An article by Rama Lakshmi in the Washington Post is a reminder that despite the increasing concern about global warming and carbon emissions, developing nations still want to develop without constraint. Put pretty succinctly by one of the Indian delegates to a recent UN conference, "It is morally wrong for us to agree to reduce [carbon emissions] when 40 percent of Indians do not have access to electricity."
The article goes on to say, "Last week, India's special envoy on climate change, Shyam Saran, told reporters in Bonn that he opposed any attempt by the European Union and the United States to impose 'carbon tariffs' on exports of Indian goods produced in energy-intensive industries such as steel, aluminum, cement and fertilizer." It also says that India doesn't think it is fair to be targeted for its emissions because per capita India emits 1/10 of what the US does.
The problem, clearly, is that the population of India is over 1 billion people, and growing. A second problem is that the climate system just doesn't care about the population; the temperature rises in direct proportion to the amount of carbon dioxide in the atmosphere, without dividing by the number of humans who put it there.
There are tricky ethical issues here, and there is no absolutely right answer. India does deserve to continue to develop, bringing the standard of living up for its citizens. India must take responsibility for its contribution to global warming, which threatens the standard of living for just as many people around the world (through changes in precipitation, sea-level, ecosystem response, melting of permafrost, changing migratory patterns, etc).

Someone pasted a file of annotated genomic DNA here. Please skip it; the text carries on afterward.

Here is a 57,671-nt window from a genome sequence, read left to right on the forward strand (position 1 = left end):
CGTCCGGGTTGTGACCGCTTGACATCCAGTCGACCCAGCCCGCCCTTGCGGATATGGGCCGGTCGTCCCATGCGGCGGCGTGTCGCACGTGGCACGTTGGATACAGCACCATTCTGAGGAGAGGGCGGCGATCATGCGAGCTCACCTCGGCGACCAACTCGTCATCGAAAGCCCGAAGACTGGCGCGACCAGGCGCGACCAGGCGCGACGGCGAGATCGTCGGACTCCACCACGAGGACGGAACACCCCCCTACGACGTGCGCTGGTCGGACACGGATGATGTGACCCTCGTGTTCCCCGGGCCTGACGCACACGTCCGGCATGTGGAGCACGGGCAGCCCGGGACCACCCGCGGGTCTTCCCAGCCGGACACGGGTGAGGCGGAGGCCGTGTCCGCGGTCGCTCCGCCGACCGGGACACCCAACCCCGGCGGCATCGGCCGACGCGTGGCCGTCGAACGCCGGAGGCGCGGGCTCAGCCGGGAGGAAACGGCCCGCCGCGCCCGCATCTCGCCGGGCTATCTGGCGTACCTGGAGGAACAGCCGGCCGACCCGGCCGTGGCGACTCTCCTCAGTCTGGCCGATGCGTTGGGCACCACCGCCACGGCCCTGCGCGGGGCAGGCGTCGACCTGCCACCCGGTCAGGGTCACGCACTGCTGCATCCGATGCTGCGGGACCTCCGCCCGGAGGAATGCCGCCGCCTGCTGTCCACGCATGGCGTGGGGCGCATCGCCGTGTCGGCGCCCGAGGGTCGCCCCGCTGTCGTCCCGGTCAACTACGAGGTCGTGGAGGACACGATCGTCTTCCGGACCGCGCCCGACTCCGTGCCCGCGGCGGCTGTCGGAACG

What can the UN or the United States do to spur India to action, to make a real effort to reduce CO2 emissions? Well, not a whole lot for now. However, going back to Shyam Saran's comment above, I see no reason not to impose carbon tariffs in the near future. This will depend on the adoption of some kind of carbon pricing mechanism (e.g., "cap and trade"). Once a price is placed on carbon use, then it will have to be applied to imports as well, including the amount of energy that goes into transporting material goods.
From my simple viewpoint, which might be naive, it seems like there would absolutely have to be such tariffs. Otherwise, it would become even cheaper to outsource jobs to developing countries. This includes non-manufacturing. Already it is very cheap for companies in the US (and elsewhere) to hire Indian companies to do a lot of work (see e.g., The World is Flat
). If energy costs were to rise substantially in the US because of the price of carbon emissions, without a commensurate rise in price of outsourcing, then there would be little choice left other than to send those jobs overseas, which would be a severe blow to the local economy. So a carbon pricing system imposed, say, on American companies would necessarily include the carbon emitted by their contractors, provided that the contractors are not already paying for those emissions. The job of tracking all the emissions and who pays for what seems gargantuan and nearly intractable. In the end, the whole goal of the system would be to get enough people paying enough money that large-scale shifts in energy generation would ensue, eventually eliminating the need for burning fossil fuels. But the path is tortuous, even if paved with good intentions.